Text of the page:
News National Anthony Albanese declares NSW ALP in crisis after ICAC scandal
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Anthony Albanese declares NSW ALP in crisis after ICAC scandal

Labor ICAC hearings
Huang Xiangmo, (second from right), with Bill Shorten (centre) at a Labor fundraiser. Photo: Supplied
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Anthony Albanese has described the NSW Labor Party as in a “diabolical situation” after revelations a Chinese billionaire dropped off a Aldi bag stuffed with $100,000 at party headquarters.

The Labor leader has remained silent on the crisis engulfing the ALP’s biggest branch until now and indicated he will have more to say at the end of the six-week anti-corruption inquiry.

The party is in a diabolical situation. This behaviour is completely unacceptable to me.
ALP leader Anthony Albanese

“And I find it quite shocking the revelations that have been made before the ICAC this week.”

The Independent Commission Against Corruption (ICAC) is probing allegations that the Labor Party accepted $100,000 in cash from a prohibited donor, then engaged in an elaborate scheme to disclose the true identity of the donor and lied to electoral authorities.

The scandal has already claimed the career of NSW ALP secretary Kaila Murnain, 33.

Kaila Murnain in happier days with former ALP leader Bill Shorten. Photo: Instagram

She remains suspended on full pay and is not expected to return to the job after NSW Labor leader Jodi McKay said she would never hold a position in the ALP again, or enter Parliament.

Ms Murnain has admitted in the witness box to signing a misleading disclosure to electoral authorities that did not provide a true picture of what she had learned after NSW state MP Ernest Wong confessed to her that he believed the true donor was banned donor Huang Xiangmo.

Mr Wong denied that version of events and will give further evidence on Monday.

Ms Murnain has sought a standard legal indemnity at ICAC from anything she has said in the ICAC hearings from being used to prosecute her in the event of any criminal charges on the grounds she was compelled to give evidence.

Ms Murnain’s predecessor in the role, former Labor senator Sam Dastyari, signed the nomination form for Mr Wong to enter Parliament in 2013.

Mr Wong got the job after another former ALP secretary Eric Roozendaal quit politics, clearing the way for the new MP to take his spot.

sam-dastyari
Sam Dastyari leaves the ICAC anti-corruption probe. Photo: AAP

Mr Dastyari quit politics after it was revealed he took money from companies linked to Mr Huang to pay personal debts and that he met him in October 2016 and provided counter-surveillance advice, warning him his phones were likely bugged by spy agencies.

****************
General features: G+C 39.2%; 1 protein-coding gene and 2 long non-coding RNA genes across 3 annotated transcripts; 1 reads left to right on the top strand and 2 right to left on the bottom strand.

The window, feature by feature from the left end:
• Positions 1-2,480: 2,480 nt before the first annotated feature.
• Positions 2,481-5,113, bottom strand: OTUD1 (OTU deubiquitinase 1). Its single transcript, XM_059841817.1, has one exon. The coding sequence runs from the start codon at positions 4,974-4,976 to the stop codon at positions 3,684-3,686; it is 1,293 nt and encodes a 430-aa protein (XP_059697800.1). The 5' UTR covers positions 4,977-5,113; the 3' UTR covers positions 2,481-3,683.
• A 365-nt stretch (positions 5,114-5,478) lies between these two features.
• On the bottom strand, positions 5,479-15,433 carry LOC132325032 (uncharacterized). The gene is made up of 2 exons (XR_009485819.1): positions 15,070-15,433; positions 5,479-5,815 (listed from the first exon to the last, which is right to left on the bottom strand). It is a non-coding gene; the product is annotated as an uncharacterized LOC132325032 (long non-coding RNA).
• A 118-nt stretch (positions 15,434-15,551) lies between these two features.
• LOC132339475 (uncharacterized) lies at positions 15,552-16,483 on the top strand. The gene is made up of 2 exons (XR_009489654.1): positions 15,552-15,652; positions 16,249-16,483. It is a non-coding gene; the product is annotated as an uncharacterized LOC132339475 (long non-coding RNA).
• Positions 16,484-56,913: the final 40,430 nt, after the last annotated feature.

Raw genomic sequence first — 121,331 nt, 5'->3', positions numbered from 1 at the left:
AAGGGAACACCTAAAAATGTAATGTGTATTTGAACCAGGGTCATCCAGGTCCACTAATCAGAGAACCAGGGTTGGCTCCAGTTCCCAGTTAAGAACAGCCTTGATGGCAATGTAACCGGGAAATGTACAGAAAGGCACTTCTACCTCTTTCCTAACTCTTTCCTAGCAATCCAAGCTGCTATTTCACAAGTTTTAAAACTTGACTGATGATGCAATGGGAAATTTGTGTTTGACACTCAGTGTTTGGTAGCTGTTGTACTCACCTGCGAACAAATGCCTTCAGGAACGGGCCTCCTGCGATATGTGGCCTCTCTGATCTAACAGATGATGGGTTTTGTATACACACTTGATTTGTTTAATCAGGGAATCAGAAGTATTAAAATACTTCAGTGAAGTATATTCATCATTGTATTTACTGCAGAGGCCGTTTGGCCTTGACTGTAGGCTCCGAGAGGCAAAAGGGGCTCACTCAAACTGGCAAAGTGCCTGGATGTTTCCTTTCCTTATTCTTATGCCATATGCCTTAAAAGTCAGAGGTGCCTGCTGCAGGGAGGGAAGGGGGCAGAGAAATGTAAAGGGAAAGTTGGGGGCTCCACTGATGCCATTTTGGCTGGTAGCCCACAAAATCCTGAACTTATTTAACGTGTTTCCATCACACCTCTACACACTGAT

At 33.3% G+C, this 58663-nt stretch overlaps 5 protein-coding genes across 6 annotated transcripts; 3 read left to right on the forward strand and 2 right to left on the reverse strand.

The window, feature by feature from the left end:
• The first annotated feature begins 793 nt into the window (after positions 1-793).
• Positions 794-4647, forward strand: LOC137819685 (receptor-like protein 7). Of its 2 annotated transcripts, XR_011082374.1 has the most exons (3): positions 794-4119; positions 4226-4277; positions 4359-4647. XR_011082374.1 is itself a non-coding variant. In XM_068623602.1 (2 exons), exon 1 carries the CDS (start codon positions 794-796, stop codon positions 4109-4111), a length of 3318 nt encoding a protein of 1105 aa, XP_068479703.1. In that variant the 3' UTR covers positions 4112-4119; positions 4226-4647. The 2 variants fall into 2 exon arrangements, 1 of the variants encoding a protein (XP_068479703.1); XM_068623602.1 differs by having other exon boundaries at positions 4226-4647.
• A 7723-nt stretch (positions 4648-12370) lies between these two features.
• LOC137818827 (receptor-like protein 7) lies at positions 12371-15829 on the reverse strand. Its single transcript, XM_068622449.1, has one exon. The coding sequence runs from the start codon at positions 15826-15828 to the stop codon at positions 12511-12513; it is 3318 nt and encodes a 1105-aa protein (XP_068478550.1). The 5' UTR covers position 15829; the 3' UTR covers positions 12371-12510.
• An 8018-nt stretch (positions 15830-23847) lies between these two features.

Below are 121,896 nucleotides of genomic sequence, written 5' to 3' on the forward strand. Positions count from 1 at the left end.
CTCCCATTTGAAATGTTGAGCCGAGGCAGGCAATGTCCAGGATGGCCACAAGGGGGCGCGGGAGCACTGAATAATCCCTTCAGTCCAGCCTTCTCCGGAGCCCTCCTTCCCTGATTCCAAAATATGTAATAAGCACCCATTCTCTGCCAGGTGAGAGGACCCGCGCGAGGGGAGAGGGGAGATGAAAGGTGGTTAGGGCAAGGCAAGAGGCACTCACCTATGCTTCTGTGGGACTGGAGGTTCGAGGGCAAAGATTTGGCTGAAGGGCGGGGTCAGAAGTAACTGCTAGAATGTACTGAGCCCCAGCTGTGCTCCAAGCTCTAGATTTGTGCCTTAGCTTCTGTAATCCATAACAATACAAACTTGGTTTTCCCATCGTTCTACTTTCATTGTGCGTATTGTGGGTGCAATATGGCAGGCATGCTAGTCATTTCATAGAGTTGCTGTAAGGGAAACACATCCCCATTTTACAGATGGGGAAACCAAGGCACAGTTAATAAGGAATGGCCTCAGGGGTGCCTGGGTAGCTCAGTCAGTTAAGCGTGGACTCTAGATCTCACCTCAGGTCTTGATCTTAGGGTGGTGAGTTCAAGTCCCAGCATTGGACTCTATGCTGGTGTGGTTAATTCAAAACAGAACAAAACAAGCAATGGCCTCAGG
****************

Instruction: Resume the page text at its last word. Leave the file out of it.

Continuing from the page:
Mr Roozendaal, a former NSW Treasurer, quit state politics to work for Mr Huang, the Chinese billionaire accused of turning up at ALP headquarters with an Aldi bag stuffed with $100,000.

The ALP secretary at the time of the Aldi bag drop-off was Jamie Clements. He also left the job in controversy.

While he did not go to work for Mr Huang, he did choose to set up his office in the same Sydney building and will give evidence to ICAC in coming weeks.

Huang Xiangmo
Huang Xiangmo was stripped of his Australian residency over his ties to the Chinese Communist Party. Photo: Twitter

Mr Albanese said the entire affair underlined his calls for an integrity commission.

“Why is it that the government is delaying introducing the legislation for a National Integrity Commission at the same time as they’re happy to bring forward legislation that is far less important?” Mr Albanese said.

“We have electoral laws for a reason. They should be complied with by everyone involved, and anyone who breaches those laws should be prosecuted according to the law.”

Mr Albanese, who served at the Sussex Street headquarters as a Left faction assistant secretary years ago, said the culture had been a big problem for a long time.

But he rejected the suggestion of Labor Senator Kristina Keneally, that the ALP move from the party’s Sussex Street headquarters to improve the culture.

“I’m not sure that ripping down an entire street of buildings is … [I] don’t think this occurred because of the address of the building,” he said.

“I think that’s a hard argument to put. I think the location isn’t important. What’s important is culture.”

The ICAC hearings continue this week and will include the cross-examination of Ms Murnain on Thursday.

The ALP’s former lawyers, Holding Redlich, will also give evidence after Ms Murnain claimed the managing partner Ian Robertson told her to “forget” what she had learned about Mr Huang being involved in the illegal donation.

Mr Huang was banned from re-entering the country on national security grounds this year, but his 23-year-old son Jimmy Huang lives in the family’s $12 million Mosman mansion.

His daughter Carina, whose wedding was attended by Labor’s Bill Shorten and the Liberal Party’s Andrew Robb, lives down the road.

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